Common Misconceptions.  This comment today is nothing new... "What happens after the battery get fully charged?"  That struck upon a very, very common misconception among newbies.  Many people equate the charging to work like the rechargeable batteries they've been using for countless years.  When it gets drained to a "low" level, charging begins and continues until "high" is reached.  This is not true for Prius, absolutely not.  There is no cycling like that.  Thank goodness.  If there was, the battery-life would be much shorter, like people expect with regular rechargeables.  This is the primary reason why the battery-pack is expected to last the entire lifetime of the vehicle.  Instead, the Prius battery-pack is in an almost constant state of charge & discharge.  A little bit of electricity gets used, then a little bit gets immediately restored.  So the charge-level typically hovers around the middle... which leads to the common question of:  Why haven't I ever seen "full"?  (Answer: Because keeping it in the middle will ensure longer battery life.)

10-14-2004

TV Sightings.  On "Gilmore Girls".  On "Jack & Bobby".  On "Two And A Half Men" (which was hysterical, by the way).  It's great seeing Prius more and more on television.  Our sweet car, helping to save the world by significantly reducing emissions & consumption, has become a star.
10-14-2004

$54.76 per barrel.  Eeek!  Be afraid... unless you own a Prius.

10-14-2004

Winter = Lower MPG = Excitement!  As for the very noticeable drop in efficiency from the longer warm-up time, the need for a heater, denser air, the winter-formula fuel, the poor traffic conditions, I actually kind of like it... and even look forward to it!  When you live in Minnesota, you grow to enjoy the dramatic seasonal changes.  Having a car that makes them so much easier to deal with is great.  Watching the MPG vary on the Multi-Display just like the weather does outside is quite entertaining.  And being able to maintain MPG in the low 40's while everyone else is struggling to get around 20 is a pure delight.  All that gas being wasted by those engines running because they don't have the ability to shut themselves off is sad, especially when they are so much larger than a hybrid requires.  Spring is an incredible experience.  When your MPG finally climbs above 50 again, you shout with joy.  Knowing that it will remain there (for me, anyway) the entire duration of the warm season is fantastic.  But when it comes down to what's truly exciting, it's the unknown that the upcoming next snowfall or cold-spell will bring.  Today is the beginning of Winter #5 for me.  The temperature dropped below freezing this evening... and it promises to keep getting colder ...then will stay there for what will seem like forever.  Prius is really "cool" in the cold!  Look forward to it.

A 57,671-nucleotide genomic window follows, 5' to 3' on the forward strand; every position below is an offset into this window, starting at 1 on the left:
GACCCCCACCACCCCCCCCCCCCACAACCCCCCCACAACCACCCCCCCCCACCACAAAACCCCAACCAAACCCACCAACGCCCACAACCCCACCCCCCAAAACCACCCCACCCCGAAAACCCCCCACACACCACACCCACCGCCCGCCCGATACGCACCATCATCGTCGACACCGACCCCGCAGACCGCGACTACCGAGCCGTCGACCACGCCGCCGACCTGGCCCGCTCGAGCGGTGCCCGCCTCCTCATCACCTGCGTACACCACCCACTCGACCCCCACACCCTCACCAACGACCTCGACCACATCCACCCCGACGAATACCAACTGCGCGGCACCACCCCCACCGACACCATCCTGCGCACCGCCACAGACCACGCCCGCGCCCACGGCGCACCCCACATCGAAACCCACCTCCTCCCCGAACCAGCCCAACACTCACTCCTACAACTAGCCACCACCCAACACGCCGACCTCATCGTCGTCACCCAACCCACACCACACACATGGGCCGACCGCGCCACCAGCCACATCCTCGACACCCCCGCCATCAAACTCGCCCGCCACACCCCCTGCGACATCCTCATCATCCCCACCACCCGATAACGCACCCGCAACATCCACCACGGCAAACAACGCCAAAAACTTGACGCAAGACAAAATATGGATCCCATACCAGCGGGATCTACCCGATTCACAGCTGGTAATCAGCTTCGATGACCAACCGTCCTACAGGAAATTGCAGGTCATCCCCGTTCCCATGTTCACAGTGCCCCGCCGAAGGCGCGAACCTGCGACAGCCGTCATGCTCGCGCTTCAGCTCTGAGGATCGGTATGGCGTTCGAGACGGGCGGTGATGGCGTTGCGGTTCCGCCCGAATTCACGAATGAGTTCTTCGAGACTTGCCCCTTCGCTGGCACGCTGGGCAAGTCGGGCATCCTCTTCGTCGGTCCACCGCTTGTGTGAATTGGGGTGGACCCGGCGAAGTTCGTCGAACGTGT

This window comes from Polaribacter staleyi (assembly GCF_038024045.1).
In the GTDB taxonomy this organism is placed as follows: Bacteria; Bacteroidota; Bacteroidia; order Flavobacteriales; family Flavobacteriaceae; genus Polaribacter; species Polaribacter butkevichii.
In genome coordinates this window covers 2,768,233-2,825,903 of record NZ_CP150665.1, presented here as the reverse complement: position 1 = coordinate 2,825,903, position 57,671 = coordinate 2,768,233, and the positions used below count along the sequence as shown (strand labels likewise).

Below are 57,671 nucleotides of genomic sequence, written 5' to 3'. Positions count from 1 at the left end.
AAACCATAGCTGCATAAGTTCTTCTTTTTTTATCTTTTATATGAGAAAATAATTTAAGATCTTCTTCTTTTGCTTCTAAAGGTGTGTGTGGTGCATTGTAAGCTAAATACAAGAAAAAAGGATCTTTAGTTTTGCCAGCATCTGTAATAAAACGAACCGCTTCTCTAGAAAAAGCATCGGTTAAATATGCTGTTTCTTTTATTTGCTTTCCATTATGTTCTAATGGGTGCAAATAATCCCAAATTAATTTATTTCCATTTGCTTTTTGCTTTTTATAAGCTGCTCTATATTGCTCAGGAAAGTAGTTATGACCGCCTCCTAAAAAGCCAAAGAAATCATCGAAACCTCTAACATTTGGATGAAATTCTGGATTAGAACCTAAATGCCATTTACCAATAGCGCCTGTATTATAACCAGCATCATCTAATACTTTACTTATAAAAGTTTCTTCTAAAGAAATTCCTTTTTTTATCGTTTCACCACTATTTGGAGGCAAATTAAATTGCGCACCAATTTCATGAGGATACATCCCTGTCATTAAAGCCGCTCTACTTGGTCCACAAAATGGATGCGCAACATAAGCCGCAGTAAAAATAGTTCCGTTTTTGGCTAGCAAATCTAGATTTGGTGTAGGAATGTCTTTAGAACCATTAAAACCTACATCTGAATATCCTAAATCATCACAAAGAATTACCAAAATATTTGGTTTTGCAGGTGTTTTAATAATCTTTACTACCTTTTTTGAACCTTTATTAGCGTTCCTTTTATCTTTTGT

10-13-2004

New Photos.  Turbulent Fall weather is great for sunsets, got another one... photo album 83

10-13-2004

$53.64 per barrel.  The ascent continues.

10-12-2004

Moving Forward.  I managed to record all but the first 4 seconds of the commercial just now (while watching "Scrubs" on NBC).  Yeah!  All of a sudden I noticed "the tire" on my screen.  I wasn't expecting to see it.  So my recorder wasn't even turned on.  How I managed to run to the other room, boot the machine, and hit record fast enough to catch the remaining 26 seconds boggles my mind.  Is it actually a 60 second commercial?  If so, that would explain why I was so fascinated by it originally.  (That would also unfortunately mean it will eventually be trimmed to 30 seconds later on.)  Quite a bit occurs in the portion I did capture... which just happens to start at the sweetest part, that 9-month montage with the expected mother then baby.  I wonder if I'll be able to finally capture the whole "Moving Forward" commercial feature Prius.  Hmm?  Wish me luck.

10-12-2004

From the archives.  The lost Prius television commercials, along with the newest...  ad scans 4    ad scans 5